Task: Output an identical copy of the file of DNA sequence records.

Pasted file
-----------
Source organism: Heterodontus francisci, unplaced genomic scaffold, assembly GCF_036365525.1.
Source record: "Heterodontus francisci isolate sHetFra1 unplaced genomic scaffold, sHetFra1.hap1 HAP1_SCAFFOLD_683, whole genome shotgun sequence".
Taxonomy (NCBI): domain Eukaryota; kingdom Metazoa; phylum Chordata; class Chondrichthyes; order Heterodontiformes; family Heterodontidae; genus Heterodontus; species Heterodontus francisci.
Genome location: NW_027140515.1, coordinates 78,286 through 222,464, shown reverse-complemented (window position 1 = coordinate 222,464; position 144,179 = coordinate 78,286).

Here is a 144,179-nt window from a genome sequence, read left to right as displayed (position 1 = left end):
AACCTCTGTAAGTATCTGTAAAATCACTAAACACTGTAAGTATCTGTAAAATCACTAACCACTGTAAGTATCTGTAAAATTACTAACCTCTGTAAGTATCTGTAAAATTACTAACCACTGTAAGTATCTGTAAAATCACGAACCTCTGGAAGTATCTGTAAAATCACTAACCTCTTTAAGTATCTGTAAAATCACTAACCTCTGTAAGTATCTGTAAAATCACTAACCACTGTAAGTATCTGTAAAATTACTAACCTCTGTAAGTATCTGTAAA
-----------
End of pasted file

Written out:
Source organism: Heterodontus francisci, unplaced genomic scaffold, assembly GCF_036365525.1.
Source record: "Heterodontus francisci isolate sHetFra1 unplaced genomic scaffold, sHetFra1.hap1 HAP1_SCAFFOLD_683, whole genome shotgun sequence".
Taxonomy (NCBI): domain Eukaryota; kingdom Metazoa; phylum Chordata; class Chondrichthyes; order Heterodontiformes; family Heterodontidae; genus Heterodontus; species Heterodontus francisci.
Genome location: NW_027140515.1, coordinates 78,286 through 222,464, shown reverse-complemented (window position 1 = coordinate 222,464; position 144,179 = coordinate 78,286).

Here is a 144,179-nt window from a genome sequence, read left to right as displayed (position 1 = left end):
AACCTCTGTAAGTATCTGTAAAATCACTAAACACTGTAAGTATCTGTAAAATCACTAACCACTGTAAGTATCTGTAAAATTACTAACCTCTGTAAGTATCTGTAAAATTACTAACCACTGTAAGTATCTGTAAAATCACGAACCTCTGGAAGTATCTGTAAAATCACTAACCTCTTTAAGTATCTGTAAAATCACTAACCTCTGTAAGTATCTGTAAAATCACTAACCACTGTAAGTATCTGTAAAATTACTAACCTCTGTAAGTATCTGTAAA